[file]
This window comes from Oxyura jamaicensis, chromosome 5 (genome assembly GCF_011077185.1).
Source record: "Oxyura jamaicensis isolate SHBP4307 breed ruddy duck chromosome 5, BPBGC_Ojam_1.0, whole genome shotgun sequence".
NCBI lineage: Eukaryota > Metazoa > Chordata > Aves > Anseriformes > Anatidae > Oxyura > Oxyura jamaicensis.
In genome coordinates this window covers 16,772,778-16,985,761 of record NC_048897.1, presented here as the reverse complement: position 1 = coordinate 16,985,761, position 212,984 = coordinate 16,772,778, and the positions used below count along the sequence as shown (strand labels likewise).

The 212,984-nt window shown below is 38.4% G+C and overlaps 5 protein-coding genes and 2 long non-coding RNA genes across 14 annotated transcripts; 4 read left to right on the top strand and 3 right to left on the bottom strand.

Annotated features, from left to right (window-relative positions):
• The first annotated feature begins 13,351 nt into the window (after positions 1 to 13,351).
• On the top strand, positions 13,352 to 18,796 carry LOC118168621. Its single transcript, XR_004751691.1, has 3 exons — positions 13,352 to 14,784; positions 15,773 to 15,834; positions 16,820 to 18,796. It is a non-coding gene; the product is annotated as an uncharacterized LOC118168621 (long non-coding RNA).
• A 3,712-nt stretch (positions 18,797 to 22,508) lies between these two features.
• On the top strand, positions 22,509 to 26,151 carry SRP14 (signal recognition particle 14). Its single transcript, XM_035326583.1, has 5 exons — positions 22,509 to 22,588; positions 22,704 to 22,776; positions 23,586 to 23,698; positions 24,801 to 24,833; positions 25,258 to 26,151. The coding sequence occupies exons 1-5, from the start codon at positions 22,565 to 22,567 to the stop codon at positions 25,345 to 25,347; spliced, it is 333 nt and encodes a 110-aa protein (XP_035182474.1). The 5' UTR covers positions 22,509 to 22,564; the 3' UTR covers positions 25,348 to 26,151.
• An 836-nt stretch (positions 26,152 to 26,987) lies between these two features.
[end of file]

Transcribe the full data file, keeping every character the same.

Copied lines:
This window comes from Oxyura jamaicensis, chromosome 5 (genome assembly GCF_011077185.1).
Source record: "Oxyura jamaicensis isolate SHBP4307 breed ruddy duck chromosome 5, BPBGC_Ojam_1.0, whole genome shotgun sequence".
NCBI lineage: Eukaryota > Metazoa > Chordata > Aves > Anseriformes > Anatidae > Oxyura > Oxyura jamaicensis.
In genome coordinates this window covers 16,772,778-16,985,761 of record NC_048897.1, presented here as the reverse complement: position 1 = coordinate 16,985,761, position 212,984 = coordinate 16,772,778, and the positions used below count along the sequence as shown (strand labels likewise).

The 212,984-nt window shown below is 38.4% G+C and overlaps 5 protein-coding genes and 2 long non-coding RNA genes across 14 annotated transcripts; 4 read left to right on the top strand and 3 right to left on the bottom strand.

Annotated features, from left to right (window-relative positions):
• The first annotated feature begins 13,351 nt into the window (after positions 1 to 13,351).
• On the top strand, positions 13,352 to 18,796 carry LOC118168621. Its single transcript, XR_004751691.1, has 3 exons — positions 13,352 to 14,784; positions 15,773 to 15,834; positions 16,820 to 18,796. It is a non-coding gene; the product is annotated as an uncharacterized LOC118168621 (long non-coding RNA).
• A 3,712-nt stretch (positions 18,797 to 22,508) lies between these two features.
• On the top strand, positions 22,509 to 26,151 carry SRP14 (signal recognition particle 14). Its single transcript, XM_035326583.1, has 5 exons — positions 22,509 to 22,588; positions 22,704 to 22,776; positions 23,586 to 23,698; positions 24,801 to 24,833; positions 25,258 to 26,151. The coding sequence occupies exons 1-5, from the start codon at positions 22,565 to 22,567 to the stop codon at positions 25,345 to 25,347; spliced, it is 333 nt and encodes a 110-aa protein (XP_035182474.1). The 5' UTR covers positions 22,509 to 22,564; the 3' UTR covers positions 25,348 to 26,151.
• An 836-nt stretch (positions 26,152 to 26,987) lies between these two features.